The most valuable hunting and trapping tool that I own is my mind. What’s that you say? How about your .308? Your .22 rifle? Or your conibear traps? Those are great, but without the first tool, the latter are useless. I cannot hunt or trap effectively without knowledge and skill, both hard wired into my brain.

Today, my mind has recognized that some viewers of my blog do not like dead animal pictures, so I will try to articulate why I hunt/trap in the hope that they set aside their disdain and can take a glimpse into the “natural” world. With trapping season only days away and hunting season already upon us, the volume of dead animal pictures on this blog will soon be on the rise. I would say this post is not for the hunters and trappers, but in reality it is for both sides of the argument. To the hunter I say “why not more?” and to the non-hunter I say “why not?”.

And with that prelude I give you the “Top 7 Reasons” why I hunt and trap.

1. I enjoy it – Plain and simple. All the reasons below are ancillary to the fact that when I am in the woods hunting, trapping, or foraging it feels right, almost spiritual in a way. I do not view myself apart from nature, but part of it. When I take the life of an animal, respectfully and humanely, I am just participating in the “circle of life”. Whether I am uprooting a plant or shooting an animal, to me they are one in the same.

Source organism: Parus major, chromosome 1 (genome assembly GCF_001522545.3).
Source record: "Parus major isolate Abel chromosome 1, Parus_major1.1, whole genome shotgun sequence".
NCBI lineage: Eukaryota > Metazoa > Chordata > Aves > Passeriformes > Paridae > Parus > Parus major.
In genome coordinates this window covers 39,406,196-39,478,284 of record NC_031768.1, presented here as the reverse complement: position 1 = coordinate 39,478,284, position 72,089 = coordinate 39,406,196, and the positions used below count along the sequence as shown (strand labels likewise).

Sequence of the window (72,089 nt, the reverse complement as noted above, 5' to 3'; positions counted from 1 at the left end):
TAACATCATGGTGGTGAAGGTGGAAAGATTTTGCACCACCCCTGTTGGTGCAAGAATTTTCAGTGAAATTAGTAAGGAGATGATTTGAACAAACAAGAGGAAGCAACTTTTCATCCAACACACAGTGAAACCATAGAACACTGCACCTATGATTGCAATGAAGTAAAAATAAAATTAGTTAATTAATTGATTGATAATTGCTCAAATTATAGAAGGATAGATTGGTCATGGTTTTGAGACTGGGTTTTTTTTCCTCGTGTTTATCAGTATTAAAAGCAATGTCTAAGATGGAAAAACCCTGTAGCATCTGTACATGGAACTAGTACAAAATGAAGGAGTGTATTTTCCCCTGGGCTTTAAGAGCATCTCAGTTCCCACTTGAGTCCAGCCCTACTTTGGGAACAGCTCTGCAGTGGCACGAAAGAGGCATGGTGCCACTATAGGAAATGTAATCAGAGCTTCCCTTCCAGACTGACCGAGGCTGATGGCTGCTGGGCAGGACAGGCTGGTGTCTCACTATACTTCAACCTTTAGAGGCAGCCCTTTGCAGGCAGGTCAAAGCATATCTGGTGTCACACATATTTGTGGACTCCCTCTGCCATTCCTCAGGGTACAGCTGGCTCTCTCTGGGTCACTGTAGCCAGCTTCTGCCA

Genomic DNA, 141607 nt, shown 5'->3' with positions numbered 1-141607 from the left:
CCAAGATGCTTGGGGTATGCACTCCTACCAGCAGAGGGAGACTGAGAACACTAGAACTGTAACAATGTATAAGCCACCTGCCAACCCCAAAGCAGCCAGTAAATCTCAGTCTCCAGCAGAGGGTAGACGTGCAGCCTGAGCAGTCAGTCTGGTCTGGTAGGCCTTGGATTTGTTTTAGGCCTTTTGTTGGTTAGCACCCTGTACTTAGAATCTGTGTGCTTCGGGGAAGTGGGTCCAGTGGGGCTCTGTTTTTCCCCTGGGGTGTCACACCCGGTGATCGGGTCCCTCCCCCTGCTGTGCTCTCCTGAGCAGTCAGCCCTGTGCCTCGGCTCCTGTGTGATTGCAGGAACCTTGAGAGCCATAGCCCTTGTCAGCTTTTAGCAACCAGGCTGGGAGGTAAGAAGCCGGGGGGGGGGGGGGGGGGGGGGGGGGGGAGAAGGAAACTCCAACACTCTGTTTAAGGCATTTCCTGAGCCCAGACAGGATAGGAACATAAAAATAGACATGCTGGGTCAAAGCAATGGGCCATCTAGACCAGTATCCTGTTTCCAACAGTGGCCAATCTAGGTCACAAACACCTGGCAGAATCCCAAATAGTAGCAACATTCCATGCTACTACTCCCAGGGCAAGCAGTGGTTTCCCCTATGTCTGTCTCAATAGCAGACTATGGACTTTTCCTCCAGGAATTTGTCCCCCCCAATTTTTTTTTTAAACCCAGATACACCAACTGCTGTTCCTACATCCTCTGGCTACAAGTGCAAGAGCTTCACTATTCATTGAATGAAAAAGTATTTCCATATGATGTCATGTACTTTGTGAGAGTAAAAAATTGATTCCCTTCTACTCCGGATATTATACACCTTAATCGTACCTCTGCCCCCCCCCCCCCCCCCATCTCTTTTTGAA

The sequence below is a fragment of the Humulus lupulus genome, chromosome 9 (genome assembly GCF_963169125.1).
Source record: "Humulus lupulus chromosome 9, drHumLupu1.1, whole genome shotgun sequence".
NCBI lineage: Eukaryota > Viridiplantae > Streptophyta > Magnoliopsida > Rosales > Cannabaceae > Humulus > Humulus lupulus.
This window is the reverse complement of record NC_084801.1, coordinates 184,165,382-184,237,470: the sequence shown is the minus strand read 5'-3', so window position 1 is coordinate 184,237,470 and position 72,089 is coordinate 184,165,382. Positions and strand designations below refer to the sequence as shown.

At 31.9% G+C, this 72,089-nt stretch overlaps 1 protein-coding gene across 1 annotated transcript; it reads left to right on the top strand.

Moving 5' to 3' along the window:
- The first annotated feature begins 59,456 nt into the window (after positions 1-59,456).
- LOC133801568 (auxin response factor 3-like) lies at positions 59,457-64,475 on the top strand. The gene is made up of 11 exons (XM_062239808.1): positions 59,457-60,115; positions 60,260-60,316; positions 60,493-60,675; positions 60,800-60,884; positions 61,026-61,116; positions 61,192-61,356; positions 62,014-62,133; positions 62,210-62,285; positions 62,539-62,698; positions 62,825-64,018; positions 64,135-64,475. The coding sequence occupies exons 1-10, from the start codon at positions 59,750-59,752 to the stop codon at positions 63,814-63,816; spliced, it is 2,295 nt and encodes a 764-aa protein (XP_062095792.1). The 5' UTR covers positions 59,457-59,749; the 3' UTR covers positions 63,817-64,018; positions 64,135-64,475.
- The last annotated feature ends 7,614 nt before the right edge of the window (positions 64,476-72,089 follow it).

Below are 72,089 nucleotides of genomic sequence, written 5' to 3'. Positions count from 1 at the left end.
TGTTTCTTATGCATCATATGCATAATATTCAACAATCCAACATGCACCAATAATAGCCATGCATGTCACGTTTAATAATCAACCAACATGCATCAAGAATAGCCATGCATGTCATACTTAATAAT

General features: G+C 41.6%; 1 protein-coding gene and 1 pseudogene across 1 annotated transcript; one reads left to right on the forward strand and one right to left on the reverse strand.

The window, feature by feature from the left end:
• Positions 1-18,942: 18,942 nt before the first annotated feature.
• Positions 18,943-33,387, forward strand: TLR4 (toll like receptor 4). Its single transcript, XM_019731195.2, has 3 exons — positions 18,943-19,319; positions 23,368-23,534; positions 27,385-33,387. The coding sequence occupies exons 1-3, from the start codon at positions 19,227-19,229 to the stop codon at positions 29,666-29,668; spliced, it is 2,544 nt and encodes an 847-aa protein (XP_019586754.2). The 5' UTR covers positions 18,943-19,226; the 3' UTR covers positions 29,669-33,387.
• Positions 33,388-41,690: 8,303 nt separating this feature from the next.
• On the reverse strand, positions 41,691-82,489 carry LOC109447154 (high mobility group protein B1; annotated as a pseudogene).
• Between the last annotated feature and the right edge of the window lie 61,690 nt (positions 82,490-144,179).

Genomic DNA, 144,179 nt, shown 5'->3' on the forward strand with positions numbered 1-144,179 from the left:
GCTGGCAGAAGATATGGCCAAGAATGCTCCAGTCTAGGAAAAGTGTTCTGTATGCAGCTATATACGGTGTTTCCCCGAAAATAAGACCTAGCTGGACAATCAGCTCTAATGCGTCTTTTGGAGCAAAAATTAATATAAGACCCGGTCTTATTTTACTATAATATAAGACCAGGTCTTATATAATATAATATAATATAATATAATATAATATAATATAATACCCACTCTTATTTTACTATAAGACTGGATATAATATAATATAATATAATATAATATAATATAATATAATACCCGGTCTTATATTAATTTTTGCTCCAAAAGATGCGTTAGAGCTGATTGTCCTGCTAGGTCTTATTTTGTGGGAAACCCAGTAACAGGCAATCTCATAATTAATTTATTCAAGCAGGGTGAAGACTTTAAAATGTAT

Like many, I have felt that I was born centuries too late, but that is a cop out. Participating in the absurdity of modern society is a choice. If you want a simpler lifestyle, then do it. Hunt, trap, fish, forage, and grow your own garden. I promise you, the satisfaction of self-reliant hobbies is highly rewarding.

2. Subsistence – I am a meat hunter and trapper. At our house, we only cook wild game that I hunt, trap, or catch. If we go out to dinner or eat at a friend’s, I will eat what is available, but that’s it. I am able to pack my freezer with deer, hogs, coons, squirrels, turtles, frogs, fish, and a few other critters that keep me fed year round.